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servile abasement that once manly territory has fallen, under France !—Is it to the establishment of catholicity that your hopes are directed ? The conduct of the First Consul, in subverting the power and authority of the Pope, and cultivating the friendship of the Mussulman in Egypt, under a boast of that subversion, proves the fallacy of such a reliance !

Is it civil liberty you require? Look to France itself, crouched under despotism, and groaning beneath a system of slavery, unparalleled by whatever has disgraced or insulted any nation !

Is it possible, then, that any heart matured in the blessed air of Ireland, can look to French protection for happiness? Is it possible there can be one head so organized as not to see from the evidence of facts, for the last few years, that the liberty which the French offer, is but another term for subjection and slavery? I am not sounding the trumpet of war.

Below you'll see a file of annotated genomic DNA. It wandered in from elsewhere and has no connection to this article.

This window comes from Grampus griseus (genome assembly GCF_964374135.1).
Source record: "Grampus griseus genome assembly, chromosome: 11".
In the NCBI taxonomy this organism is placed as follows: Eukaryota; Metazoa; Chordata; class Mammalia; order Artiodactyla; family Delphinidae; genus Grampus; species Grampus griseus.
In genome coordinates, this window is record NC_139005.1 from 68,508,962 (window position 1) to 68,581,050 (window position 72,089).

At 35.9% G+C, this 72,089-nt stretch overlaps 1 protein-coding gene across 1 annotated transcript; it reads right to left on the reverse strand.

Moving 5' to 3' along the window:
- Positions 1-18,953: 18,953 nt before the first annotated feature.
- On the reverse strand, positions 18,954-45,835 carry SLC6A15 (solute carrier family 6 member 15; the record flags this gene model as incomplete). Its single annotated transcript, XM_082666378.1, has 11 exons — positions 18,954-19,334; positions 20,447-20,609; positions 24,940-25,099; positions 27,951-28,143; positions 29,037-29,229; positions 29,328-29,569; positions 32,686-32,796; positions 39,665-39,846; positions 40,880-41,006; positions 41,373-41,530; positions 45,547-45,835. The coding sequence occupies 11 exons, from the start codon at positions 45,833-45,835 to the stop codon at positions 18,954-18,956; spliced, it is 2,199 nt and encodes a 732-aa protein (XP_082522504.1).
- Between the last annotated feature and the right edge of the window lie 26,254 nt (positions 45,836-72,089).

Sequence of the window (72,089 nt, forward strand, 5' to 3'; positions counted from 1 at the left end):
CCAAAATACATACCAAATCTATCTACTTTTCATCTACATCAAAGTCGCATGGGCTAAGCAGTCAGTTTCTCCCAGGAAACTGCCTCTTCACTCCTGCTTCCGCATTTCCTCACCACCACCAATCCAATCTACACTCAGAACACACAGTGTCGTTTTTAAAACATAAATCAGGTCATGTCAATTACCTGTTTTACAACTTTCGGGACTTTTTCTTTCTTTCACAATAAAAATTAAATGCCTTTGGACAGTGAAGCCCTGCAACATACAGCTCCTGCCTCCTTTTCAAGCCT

There is no man who more sincerely deprecates its calamities, than I do,– soldier as I am, and ready to serve my country. Yet, if necessity should force us to the conflict, I trust we shall prove to the audacious foe, that British veins still glow with the same blood which vivified the spirit of our ancestors; and that British bosoms still burn with the same patriotic ardour which actuated them in every former period of their annals.


Scott. Speakers --Roderick Dhu, Douglas, and Malcom Græme :*Positions,Roderick, in the centre; Douglas, on his left; Malcom, on his right.